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Shradha jedge Shradha jedge Presentation Transcript

  • JSPM’SCharak College Of Pharmacy & ResearchGat no.720/1&2, Wagholi, Pune-Nagar Road,wagholi, pune -412207 Detection of HPLC Presented By, Guided By,Miss. Shradha Jedge Dr. Rajesh J Oswal Prof.Sandip KshirsagarDepartment Of Pharmaceutical Chemistry
  • Detection of HPLC
  • INDEX INTRODUCTION TYPES WORKING OF HPLC
  • WORKING OF HPLC
  • WHAT IS DETECTORAn instrument use to detect or observe. selection of detector is on the basis of analyze or sample under detection. visualize components of the mixture being eluted off the chromatography column.
  • Properties of detector Low drift and noise level (particularly crucial in traceanalysis). High sensitivity, Fast response, Operational simplicity and reliability, non-destructive, inert (non-reactive) Produce uniform, reliable and reproducible detection and analytic data. Compatible for all types of compounds under testing. Wide linear dynamic range (simplifies quantization). Low dead volume (minimal peak broadening). Cell design which eliminates remixing of the separated bands. Insensitivity to changes in type of solvent, flow rate. It should be tunable so that detection can be optimized for different compounds.
  • Types of DetectorDestructive Non destructive
  • 1) Flame ionization detector. 2) Flame photometric detector, FPD.. Destructive 3) mass spectrometer. 4) Nitrogen Phosphorus Detector, 5) Evaporative light scattering detector (ELD). 1) Thermal conductivity detector, (TCD)Non destructive 2) Fluorescence detector 3) Electron Capture Detector, ECD 4) UV detectors,
  • 1) UV DETECTORUltra-Violet (UV) detectors measure the ability of a sample toabsorb light. This can be accomplished at one or several wavelengths. sensitivity to approximately 10-8 or 10 -9 gm/ml. TYPES OF UV- DETECTOR A) Fixed Wavelength measures at one wavelength, usually 254 nm B) Variable Wavelength measures at one wavelength at a time, but can detect over a wide range of wavelenths. C) simulateneously wavelengths Diode Array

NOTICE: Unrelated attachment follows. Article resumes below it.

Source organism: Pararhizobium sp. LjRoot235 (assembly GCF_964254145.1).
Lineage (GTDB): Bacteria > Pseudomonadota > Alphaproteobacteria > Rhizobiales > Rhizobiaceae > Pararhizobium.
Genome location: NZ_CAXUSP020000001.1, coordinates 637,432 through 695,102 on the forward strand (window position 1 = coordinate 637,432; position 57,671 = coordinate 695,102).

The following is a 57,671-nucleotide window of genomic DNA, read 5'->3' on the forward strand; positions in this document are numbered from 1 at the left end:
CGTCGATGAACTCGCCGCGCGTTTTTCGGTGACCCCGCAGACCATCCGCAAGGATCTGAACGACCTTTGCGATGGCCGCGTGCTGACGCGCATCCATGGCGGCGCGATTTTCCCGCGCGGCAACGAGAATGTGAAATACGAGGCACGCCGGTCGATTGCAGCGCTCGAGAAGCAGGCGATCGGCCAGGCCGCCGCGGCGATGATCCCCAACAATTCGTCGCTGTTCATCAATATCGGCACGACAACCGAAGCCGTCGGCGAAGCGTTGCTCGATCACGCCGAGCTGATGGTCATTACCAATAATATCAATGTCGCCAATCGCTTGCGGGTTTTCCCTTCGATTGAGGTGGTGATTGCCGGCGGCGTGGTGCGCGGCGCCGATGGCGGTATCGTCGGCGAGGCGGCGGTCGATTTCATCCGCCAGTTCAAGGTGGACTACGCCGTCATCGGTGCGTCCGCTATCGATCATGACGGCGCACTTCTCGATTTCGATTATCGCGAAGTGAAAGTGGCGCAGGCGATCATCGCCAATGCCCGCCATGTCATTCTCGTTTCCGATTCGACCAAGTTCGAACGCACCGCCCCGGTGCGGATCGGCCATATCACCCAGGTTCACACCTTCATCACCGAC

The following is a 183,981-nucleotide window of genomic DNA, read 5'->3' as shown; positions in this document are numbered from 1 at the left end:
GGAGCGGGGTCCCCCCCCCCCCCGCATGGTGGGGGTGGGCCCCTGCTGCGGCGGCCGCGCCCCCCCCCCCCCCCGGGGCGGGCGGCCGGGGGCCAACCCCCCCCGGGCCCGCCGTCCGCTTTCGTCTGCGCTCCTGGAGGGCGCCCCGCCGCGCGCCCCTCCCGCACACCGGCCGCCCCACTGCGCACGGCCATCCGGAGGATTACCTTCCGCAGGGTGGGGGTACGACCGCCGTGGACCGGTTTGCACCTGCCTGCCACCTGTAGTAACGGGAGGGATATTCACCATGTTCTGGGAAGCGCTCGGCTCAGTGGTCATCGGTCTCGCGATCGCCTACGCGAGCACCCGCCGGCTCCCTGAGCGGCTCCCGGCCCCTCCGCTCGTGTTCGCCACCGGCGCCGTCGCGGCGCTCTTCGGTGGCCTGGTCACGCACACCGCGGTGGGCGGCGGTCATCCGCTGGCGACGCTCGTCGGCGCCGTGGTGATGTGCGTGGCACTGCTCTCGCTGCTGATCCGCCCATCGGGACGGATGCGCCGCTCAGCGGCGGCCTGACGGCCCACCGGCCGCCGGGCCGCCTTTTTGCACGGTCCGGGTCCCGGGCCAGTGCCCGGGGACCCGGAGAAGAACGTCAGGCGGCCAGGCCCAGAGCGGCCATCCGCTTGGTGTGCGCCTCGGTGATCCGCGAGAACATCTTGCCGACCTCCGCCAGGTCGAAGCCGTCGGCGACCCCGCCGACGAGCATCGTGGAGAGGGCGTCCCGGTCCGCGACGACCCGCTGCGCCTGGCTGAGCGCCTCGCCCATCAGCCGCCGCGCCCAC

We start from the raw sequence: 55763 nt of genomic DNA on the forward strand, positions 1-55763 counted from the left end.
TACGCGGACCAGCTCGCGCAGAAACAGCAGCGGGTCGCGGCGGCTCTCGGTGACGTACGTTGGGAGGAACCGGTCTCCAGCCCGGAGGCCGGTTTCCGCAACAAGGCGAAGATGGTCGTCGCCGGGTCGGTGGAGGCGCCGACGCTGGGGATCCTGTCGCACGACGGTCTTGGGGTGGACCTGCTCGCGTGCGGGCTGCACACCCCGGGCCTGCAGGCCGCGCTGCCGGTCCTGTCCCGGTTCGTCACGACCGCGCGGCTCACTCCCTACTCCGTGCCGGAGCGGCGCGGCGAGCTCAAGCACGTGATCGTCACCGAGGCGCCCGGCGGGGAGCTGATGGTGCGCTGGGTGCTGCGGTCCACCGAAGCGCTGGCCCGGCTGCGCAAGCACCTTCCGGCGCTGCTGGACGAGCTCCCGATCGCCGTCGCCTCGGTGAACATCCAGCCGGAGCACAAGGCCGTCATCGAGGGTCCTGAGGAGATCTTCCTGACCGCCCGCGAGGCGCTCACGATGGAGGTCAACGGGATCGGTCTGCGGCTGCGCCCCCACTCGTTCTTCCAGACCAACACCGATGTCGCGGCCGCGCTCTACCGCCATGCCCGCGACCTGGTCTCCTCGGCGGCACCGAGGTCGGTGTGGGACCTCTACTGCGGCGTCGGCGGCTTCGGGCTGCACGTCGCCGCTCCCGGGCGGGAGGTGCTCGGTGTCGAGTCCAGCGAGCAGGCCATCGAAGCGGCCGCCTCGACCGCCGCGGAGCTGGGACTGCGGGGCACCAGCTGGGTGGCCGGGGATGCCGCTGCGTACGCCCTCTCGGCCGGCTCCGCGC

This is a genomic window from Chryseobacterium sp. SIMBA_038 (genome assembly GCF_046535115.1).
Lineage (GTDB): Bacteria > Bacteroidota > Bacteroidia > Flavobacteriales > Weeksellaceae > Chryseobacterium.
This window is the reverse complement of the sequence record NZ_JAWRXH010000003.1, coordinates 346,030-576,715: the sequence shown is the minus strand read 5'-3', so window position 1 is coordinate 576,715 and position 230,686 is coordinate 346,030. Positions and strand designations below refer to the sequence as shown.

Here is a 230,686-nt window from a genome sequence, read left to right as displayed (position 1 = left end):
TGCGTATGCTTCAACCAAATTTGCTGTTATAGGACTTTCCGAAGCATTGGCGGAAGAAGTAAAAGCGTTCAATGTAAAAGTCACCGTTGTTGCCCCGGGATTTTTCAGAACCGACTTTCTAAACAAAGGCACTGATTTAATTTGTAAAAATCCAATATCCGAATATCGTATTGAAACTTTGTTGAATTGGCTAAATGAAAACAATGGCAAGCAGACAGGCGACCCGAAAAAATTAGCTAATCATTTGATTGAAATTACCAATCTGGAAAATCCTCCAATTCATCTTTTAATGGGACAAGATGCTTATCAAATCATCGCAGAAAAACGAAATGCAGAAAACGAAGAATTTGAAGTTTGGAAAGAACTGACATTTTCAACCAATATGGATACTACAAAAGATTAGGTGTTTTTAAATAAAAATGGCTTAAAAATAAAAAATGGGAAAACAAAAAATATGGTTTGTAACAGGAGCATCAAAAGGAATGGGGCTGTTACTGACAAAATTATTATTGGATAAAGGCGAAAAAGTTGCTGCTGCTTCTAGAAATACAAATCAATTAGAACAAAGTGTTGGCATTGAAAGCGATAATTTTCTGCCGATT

• UV detectors Depends on absorption of UV ray energy by the sample. When the UV rays emitted by lamp pass through gratings, rays split into different wavelengths. One specific wavelength rays are passed through sample. Some amount of light is absorbed by sample and the unabsorbed rays which fall on photo cell. These rays on collision on photo cell produces electrons whose current is recorded. This is indicative of nature and quantity of sample. This UV wavelength range of absorption is specific for sample . They are capable to detect very wide range of compounds. The sensitivity ranges till microgram quantity of estimation.
  • 2) FLUORESCENCE DETECTORfluorescence rays emitted by sample after absorbing incident light is measured as afunction of quality and quantity of the sample Xenon arc lamp is used to produce light for excitation of sample molecules. These light rays excite the sample molecules. These excited molecules emit florescence, which pass through gratings. These gratings pass the florescence at specific wavelength to photo cell which is recorded. The detector is suitable for compounds which can produce florescence. they have high precision and sensitivity (with less noise in data).